I graduated high school among the top of my class. After high school graduation, I attended Nashville State in the Pathways program, and saved a lot of money! I now attend MTSU, where I am currently on the Dean’s list, and will graduate in December of this year With a BS in History, and a minor in Paralegal studies. When my school decided to give up on me, Reading Recovery refused to do the same. When I began researching the current state of the program, I wondered if any other children almost fell victim to a situation like mine, or if mine was a thing of the past. While reading an article on News Channel Five’s website, I found a recent account of a child set to begin Special Education courses, until a teacher named Brandy Johnson began tutoring her in the program. According to this same article, this child is getting closer to reading on her grade level and is “confident in her reading.” I recall that same feeling of newly found confidence, and truly wish that more children struggling to learn to read in Metro Schools would get to benefit from this program and get to feel that wonderful sense of confidence that I and so many other children felt, upon our successful completion of this program.

So please, I urge all of you sitting here tonight, that have the power of life or death over this program, to please allow a program that has had such a positive, life changing effect, for so many people to continue doing the wonderful work it has been doing.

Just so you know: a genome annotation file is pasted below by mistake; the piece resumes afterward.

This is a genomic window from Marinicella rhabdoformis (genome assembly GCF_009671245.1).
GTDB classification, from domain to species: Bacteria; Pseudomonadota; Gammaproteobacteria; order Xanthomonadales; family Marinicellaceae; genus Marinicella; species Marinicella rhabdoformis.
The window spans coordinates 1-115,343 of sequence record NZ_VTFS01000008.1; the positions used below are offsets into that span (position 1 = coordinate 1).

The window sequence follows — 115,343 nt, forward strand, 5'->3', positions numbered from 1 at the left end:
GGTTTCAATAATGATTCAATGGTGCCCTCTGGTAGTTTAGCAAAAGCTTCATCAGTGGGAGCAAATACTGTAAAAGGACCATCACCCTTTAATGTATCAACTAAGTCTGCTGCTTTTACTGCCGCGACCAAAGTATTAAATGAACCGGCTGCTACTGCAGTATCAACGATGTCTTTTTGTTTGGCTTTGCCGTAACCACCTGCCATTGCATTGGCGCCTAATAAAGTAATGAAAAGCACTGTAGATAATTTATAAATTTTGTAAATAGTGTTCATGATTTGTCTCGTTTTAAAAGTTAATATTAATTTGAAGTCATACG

Thank you.”

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6 comments on “JUST HOW EXPENSIVE IS READING RECOVERY?

  1. Michelle says:

    I haven’t read a more eloquently put debate . For a child to feel confident in an area that they once struggled in leads to other important character building steps. The earlier this is introduced could mean all the difference in the outcome of that childs life. Speaking from my own experince as a child that struggled in early reading.

  2. Marissa Cota says:

    I feel frustrated. I want to stop calling this a fight for Reading Recovery, because though I love the program, and it is the most successful early literacy intervention, we need to discuss what was lost. Board members tune us out because it is just a program. However the budget of that program contained 5 million dollars worth of people. What was cut in April, with little deliberation from the board was five million dollars in professional capital. Five million dollars in teachers.

    Those teachers served the schools that struggle most. Those positions are gone from those schools, even if the teachers were poured into empty positions. It was not a change in role as Sharon Gentry stated in that meeting… it was a loss of work force. If it was a change in role… the confusion of putting these teachers in positions would not exist.